Middle East

Gruesome Syria video pinpoints West's dilemma

Syrian rebel fighters in Deir al-Zor, Syria, 13 May 2013
Image caption The fighting in Syria is becoming increasingly sectarian

The video which appears to show a Syrian rebel taking a bite from the heart of a dead soldier provides a shocking punctuation mark in the more than two-year-long struggle for the future of Syria. It is a reminder of the horror and bestiality of warfare - especially civil warfare, waged within a society. But does it tell us anything more than this?

Once again it is an illustration of the way in which both sides in the Syrian conflict are seeking to use social media to publicise their own actions or to castigate those of their opponents.

The individual involved - Abu Sakkar - is the leader of a group of fighters known as the Independent Omar al-Farouq Brigade. ("Brigade" in Syrian terms is an often-used title which does not necessarily denote the size of the formation).

The Farouq Brigade appears to be actually a complex of sub-units with a tangled pedigree, emerging early in the Syrian civil war from the Homs area.

They are seen by Western analysts as being "moderately Islamist", perhaps playing up their religious credentials to attract financial support from the Gulf.

But this gruesome episode is also a powerful reminder of the bitterness and increasingly sectarian nature of the fighting in Syria.

Western backing

It also highlights - in stark terms - some of the problems facing those Western powers eager to support the opposition.

The Farouq Brigades are a well-established element of the Free Syrian Army - the main grouping of rebel fighters backed by the West.

But the longer the fighting goes on, so the diversity and heterogeneity of the opposition becomes clearer.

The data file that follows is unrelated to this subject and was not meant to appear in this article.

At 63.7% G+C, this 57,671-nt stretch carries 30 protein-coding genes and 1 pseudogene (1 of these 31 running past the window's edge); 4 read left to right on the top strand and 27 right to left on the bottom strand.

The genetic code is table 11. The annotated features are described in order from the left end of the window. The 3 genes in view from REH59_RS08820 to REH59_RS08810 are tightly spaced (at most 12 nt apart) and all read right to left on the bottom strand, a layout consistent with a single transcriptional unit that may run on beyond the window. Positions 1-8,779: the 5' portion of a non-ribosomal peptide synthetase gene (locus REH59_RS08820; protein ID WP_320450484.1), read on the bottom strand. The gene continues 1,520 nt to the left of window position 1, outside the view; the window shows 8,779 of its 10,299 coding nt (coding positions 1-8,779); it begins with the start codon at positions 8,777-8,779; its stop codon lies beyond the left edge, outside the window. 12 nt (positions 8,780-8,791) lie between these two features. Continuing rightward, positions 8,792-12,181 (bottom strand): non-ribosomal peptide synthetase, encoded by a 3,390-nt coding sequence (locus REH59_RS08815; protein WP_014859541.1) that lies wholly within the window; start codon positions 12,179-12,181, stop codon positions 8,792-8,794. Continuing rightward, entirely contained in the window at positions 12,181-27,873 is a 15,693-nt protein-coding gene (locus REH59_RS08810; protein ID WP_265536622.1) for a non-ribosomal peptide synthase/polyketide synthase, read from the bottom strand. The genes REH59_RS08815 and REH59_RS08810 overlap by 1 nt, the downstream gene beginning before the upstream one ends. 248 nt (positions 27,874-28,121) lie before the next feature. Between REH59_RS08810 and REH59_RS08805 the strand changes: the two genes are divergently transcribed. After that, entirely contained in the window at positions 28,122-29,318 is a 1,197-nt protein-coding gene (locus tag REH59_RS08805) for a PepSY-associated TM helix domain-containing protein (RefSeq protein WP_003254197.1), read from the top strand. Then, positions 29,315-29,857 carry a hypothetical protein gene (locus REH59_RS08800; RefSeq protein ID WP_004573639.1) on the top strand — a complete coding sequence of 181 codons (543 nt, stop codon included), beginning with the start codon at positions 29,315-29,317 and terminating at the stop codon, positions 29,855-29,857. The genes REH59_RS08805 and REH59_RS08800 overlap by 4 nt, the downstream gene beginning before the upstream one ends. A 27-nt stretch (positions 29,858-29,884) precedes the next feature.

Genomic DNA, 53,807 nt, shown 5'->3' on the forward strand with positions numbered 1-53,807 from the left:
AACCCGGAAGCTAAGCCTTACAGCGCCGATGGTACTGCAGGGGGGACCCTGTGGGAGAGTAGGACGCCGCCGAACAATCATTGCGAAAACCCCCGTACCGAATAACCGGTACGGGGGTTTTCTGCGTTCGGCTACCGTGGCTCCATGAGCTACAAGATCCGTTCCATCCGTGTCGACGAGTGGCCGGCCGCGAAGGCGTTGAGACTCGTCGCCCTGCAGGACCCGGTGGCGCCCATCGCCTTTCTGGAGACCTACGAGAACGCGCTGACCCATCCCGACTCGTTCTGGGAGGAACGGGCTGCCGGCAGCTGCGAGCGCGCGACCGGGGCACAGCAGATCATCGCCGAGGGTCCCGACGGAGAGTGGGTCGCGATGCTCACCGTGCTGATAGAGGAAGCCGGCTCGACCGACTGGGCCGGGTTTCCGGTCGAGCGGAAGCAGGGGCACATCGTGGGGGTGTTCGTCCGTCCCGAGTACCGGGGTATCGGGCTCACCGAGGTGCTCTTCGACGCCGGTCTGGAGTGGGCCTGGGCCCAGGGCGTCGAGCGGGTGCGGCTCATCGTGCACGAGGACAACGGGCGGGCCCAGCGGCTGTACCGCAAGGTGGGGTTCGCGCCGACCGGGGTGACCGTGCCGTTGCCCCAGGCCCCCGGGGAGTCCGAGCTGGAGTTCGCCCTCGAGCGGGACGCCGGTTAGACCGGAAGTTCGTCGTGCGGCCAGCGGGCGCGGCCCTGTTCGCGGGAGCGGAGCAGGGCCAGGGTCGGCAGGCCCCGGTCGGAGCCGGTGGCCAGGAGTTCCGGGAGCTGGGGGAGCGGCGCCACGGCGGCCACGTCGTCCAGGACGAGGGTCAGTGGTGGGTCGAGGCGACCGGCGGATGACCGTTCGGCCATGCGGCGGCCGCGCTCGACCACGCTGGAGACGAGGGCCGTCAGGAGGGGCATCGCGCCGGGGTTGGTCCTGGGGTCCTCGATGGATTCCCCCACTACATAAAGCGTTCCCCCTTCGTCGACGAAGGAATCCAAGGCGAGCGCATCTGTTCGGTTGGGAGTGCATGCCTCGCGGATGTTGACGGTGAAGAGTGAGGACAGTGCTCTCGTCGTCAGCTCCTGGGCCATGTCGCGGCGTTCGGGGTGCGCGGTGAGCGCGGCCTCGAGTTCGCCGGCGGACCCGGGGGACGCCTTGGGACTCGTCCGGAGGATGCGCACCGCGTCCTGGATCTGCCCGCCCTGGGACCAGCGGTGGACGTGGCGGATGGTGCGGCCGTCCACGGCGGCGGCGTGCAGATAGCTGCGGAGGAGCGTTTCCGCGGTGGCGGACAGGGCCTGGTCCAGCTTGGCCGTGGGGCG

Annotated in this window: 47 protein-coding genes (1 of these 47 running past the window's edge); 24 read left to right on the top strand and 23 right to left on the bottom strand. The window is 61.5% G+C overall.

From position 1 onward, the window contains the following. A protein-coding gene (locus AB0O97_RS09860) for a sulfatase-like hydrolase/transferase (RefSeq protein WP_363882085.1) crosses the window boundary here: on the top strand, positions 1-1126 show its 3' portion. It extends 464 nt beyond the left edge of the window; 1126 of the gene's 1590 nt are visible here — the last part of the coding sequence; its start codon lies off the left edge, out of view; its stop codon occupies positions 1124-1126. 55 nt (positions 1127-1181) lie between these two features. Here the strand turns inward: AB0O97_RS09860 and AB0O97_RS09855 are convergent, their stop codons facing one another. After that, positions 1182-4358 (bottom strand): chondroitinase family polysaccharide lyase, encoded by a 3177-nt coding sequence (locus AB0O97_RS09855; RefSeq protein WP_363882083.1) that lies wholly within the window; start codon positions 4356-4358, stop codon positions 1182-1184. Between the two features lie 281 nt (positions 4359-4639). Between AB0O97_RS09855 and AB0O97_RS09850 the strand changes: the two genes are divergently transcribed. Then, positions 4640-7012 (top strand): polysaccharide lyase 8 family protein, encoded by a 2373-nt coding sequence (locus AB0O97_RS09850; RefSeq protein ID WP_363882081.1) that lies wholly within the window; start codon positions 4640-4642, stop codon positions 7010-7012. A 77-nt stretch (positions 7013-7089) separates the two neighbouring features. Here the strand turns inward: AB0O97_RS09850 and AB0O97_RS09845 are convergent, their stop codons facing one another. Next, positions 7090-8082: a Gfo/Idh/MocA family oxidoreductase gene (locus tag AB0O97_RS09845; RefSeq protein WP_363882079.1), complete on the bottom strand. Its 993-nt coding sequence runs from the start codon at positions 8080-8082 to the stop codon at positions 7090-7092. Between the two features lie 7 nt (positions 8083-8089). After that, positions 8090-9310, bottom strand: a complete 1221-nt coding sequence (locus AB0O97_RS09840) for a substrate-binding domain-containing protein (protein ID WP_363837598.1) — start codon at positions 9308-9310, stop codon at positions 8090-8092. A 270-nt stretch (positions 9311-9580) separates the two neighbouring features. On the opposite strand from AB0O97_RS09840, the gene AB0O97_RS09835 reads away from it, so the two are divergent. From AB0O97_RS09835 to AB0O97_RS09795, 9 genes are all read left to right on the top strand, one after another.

Western policy has been to try to push the opposition leadership to coalesce; to extend clear lines of authority over their fighters; and to begin to look more like a government-in-waiting. To an extent this has happened, but progress has dismayed many Western capitals.

This episode then makes the case for Western support of the rebels that much harder. There are already deep concerns that some of the most effective elements of the rebel forces are jihadist groups whose wider goals are antithetical to the West and indeed to many of the opposition's supporters in the Gulf.

The timing of this incident may be significant too. There is a sense that something may be changing in the conflict.

Government forces have been doing better over recent weeks, recapturing territory and re-opening key supply routes.

The dangers of a wider spill-over of the crisis have also increased with bombings in Turkey, Israeli air strikes on alleged weapons supplies going from the Syrian regime to Hezbollah, and a growing role for Lebanese Hezbollah fighters in the fighting.

Amidst still unsubstantiated reports of the use of chemical weapons inside Syria, it is a moment when some key governments in the West are trying to clarify their approach and push for a more active engagement on the side of the rebels.

A man ripping the heart out of a dead opponent - isolated episode or not - makes this task much harder.